Here is the next of the previews of exhibitors at ITMA 2011 in Barcelona, Spain. In this issue, the
Rupp Report is looking at Switzerland-based Jakob Müller AG, Frick, a leading supplier of narrow
weaving machinery. The Rupp Report contacted Eduard Strebel, manager, marketing communications,
posing the same questions as in the previous reports.
Global Activities And Markets
The family-owned company, founded in 1887, has evolved from a traditional company to a
globally active enterprise with production sites in Switzerland, Germany, the Czech Republic, China
and India. The production program includes machines for woven and warp-knitted ribbons, belts and
other narrow fabrics.
Jakob Müller also maintains offices for sales and services around the globe — in the United
States, Canada, Mexico, Brazil, Japan, China, Hong Kong, India and Germany. Almost 100 percent of
the machinery produced is exported — to be precise, it’s 99 percent. “Sales are quite even across
the whole portfolio. We have no top seller at the moment,” Strebel said. He claims that Jakob
Müller is the market leader in various segments of the narrow fabrics industry.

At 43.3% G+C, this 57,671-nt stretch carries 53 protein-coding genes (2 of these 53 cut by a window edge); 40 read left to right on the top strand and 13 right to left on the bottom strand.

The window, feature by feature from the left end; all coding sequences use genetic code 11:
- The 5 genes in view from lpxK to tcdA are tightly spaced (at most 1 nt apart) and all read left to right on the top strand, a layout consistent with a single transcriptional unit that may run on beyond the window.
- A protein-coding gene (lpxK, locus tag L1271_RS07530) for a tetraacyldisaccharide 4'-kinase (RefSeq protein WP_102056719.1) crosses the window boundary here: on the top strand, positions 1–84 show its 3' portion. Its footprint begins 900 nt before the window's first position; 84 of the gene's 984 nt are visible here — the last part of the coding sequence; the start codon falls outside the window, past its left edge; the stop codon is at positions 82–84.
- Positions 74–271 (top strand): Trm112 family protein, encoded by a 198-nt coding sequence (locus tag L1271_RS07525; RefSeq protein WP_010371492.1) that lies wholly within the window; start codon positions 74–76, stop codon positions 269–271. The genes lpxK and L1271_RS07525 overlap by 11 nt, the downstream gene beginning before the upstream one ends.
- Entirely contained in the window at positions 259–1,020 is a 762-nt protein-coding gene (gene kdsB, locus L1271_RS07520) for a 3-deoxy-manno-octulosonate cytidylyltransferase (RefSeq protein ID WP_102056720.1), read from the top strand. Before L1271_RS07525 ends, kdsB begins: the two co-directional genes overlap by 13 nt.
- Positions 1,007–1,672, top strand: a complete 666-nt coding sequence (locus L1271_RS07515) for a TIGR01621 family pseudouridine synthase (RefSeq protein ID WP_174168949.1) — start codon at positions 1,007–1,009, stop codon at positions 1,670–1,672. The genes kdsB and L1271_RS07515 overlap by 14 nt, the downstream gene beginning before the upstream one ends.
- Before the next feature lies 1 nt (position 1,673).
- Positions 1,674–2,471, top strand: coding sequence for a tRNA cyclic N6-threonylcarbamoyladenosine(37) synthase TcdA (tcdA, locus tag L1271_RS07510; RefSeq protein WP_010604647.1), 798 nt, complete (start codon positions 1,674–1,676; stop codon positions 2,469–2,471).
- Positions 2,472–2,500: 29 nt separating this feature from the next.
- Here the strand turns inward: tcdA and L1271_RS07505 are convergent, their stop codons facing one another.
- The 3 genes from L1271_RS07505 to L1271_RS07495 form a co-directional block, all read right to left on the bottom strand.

And how does Strebel judge the current market situation? “Well, we have mixed emotions, and
for the time being, we are carefully observing the situation. The circumstances in the global
economy are somewhat insecure and even more severe for us as a Swiss machinery manufacturer due to
the extremely strong Swiss franc,” he said.
Some 50 people comprise the team that will be at ITMA in Barcelona. “We expect about the same
number of visitors as in Munich four years ago — however, some will come from different markets
than in Germany,” Strebel said. “Furthermore, we expect some hesitation from the visitors as to
eagerness to invest in new machinery in view of the current market situation.”
Jakob Müller invited its global clientele using direct mail, among other means. Strebel
judges the cooperation with the organizers of the fair to be excellent. “And for once,” he said,
“the strong Swiss franc is an advantage for Swiss exhibitors; we pay our square meters in euros.”
What are Jakob Müller’s targets in the near future? “We want to extend our leadership as a
premium supplier for the ribbon and narrow fabrics industry,” Strebel said.
And how does he judge developments in the coming years? “There will be certainly an increased
price fight due to overcapacities in the markets,” Strebel said. “On top of that, and this is not a
secret, there is increased importance and awareness for technical textiles in Europe; and an
ongoing shift of apparel manufacturing to Turkey, India, Bangladesh, Vietnam and Latin America.”
September 6, 2011